The trendy Toronto weekly Eye pointed out in an editorial (May 15) that "declaring Zundel a terrorist now is not the result of any startling new information," but rather "it has to do with political pressure ..." The paper added:
"The new security certificate admits Zundel has 'virtually no history of direct personal engagement in acts of serious violence.' It labels him a terrorist partly because he 'seeks to destroy the multicultural fabric and underpinnings of Canadian society.' Citing opposition to official multiculturalism as a type of terrorism risks expanding the war on terror to include everyone to the right of Pierre Trudeau.
"Anti-terrorism provisions should not be used as a catch-all solution. Misapplying terminology in this way damages its credibility, and undermines the efforts against real terrorism. It has also, of course, damaged the integrity of our refugee system."
Similar concerns have been voiced by the daily Times Colonist of Victoria, British Columbia. In an editorial, "Even Zundel Merits Fairness" (May 9), the paper declared:
"... The way the federal government is trying to get rid of Zundel is wrong — it is using law that is so sweeping in its scope that it may be, as Zundel's lawyer Doug Christie argues, unconstitutional. It would allow him to be deported on evidence that amounts to mere assumption and subject him to a kangaroo court process where no defence can be mounted.
"The Canadian Security and Intelligence Service calls Zundel the patriarch of Canada's white supremacist 'movement.' It argues he is a risk to national security — a finding essential for his deportation under this procedure — because he is trying to 'destroy the multicultural fabric and underpinnings of Canadian society.'
"... Most Canadians would be surprised to learn that the country's multicultural fabric could be torn apart or society toppled by Zundel's rants which are not, in fact, broadcast widely. But this is the basis for CSIS's security certificate against Zundel."
The Canadian Association for Free Expression (CAFE), a leading free speech advocacy group, is demanding Zundel's immediate release. "Mr. Zundel is quite literally a political prisoner," says CAFE director Paul Fromm, who has also been acting as Zundel's legal representative in his detention hearings. "He is being held in solitary confinement solely for the non-violent expression of his political views."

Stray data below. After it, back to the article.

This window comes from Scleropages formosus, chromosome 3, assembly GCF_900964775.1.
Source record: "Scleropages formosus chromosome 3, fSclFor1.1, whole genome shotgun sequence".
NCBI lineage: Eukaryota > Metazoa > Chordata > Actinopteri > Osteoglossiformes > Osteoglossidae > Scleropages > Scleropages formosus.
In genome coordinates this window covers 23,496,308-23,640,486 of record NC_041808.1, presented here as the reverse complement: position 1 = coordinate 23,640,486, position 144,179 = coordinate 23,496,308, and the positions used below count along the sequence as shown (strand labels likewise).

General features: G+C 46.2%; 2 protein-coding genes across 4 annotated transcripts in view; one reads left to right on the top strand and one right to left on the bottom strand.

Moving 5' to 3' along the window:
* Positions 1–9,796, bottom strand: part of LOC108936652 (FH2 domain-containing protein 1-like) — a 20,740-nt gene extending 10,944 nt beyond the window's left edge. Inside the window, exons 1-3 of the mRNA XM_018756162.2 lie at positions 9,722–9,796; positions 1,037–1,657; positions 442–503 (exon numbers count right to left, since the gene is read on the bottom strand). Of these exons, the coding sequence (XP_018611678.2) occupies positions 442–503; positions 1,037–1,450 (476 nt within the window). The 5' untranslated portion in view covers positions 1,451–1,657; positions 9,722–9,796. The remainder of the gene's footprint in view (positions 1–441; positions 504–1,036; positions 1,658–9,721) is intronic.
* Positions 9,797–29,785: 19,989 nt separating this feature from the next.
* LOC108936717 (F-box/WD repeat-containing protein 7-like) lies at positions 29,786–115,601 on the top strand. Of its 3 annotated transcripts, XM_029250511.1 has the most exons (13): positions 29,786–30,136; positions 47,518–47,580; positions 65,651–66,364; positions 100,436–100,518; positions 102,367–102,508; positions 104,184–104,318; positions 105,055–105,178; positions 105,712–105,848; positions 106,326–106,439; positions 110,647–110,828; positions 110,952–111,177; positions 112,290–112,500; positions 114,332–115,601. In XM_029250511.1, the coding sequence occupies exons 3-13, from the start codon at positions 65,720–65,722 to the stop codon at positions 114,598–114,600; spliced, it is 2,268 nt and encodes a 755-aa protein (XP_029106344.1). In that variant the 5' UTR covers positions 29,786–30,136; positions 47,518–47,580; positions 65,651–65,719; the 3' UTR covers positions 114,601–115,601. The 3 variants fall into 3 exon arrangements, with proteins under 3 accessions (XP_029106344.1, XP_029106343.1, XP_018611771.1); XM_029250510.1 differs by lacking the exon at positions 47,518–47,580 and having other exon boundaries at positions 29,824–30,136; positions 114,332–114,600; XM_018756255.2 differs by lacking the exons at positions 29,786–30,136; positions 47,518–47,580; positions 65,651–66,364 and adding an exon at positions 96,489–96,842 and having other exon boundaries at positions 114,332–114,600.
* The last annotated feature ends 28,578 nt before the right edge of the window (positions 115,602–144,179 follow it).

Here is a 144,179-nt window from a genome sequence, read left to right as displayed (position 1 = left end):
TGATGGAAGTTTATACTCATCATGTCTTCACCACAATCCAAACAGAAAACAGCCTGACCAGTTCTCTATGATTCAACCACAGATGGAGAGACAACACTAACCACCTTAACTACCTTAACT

The allegation that Zundel might be a threat to national security "is mischievous nonsense," says Fromm. "Zundel has been politically active in Canada for 40 years. He's a public figure. His writings and speeches are available on-line. He's been investigated for years by the police. He's an open book. Zundel has never advocated or practised violence, nor have his followers," Fromm adds. "He's a pacifist and a publisher."
A Life of Struggle
Ernst Zundel, a towering figure in the worldwide Holocaust revisionist movement, was born in 1939 in a small town in the Black Forest region of southwestern Germany. He emigrated to Canada at the age of 19, where he soon married and became the father of two sons. It wasn't long before he made a name for himself as a successful graphic artist whose work appeared, for example, on the front cover of Canada's national news magazine, Maclean's.
Setting aside a thriving career, he resolved to dedicate himself to the great task, as he sees it, of redeeming the sullied reputation of his fellow Germans. Through his Samisdat publishing house he distributed worldwide a prodigious quantity of books, booklets, leaflets, newsletters, and audio and video cassettes. Simon Wiesenthal, the well-known "Nazi hunter," has called Zundel the world's number one distributor of allegedly dangerous literature and cassettes.
He has written countless booklets, newsletters and essays. He is a prodigious publisher, a one-man public relations firm, and an able public speaker and organizer. A dauntless leader in struggle against apparently insurmountable odds and seemingly invincible adversaries, no revisionist is more tenacious, dedicated and courageous.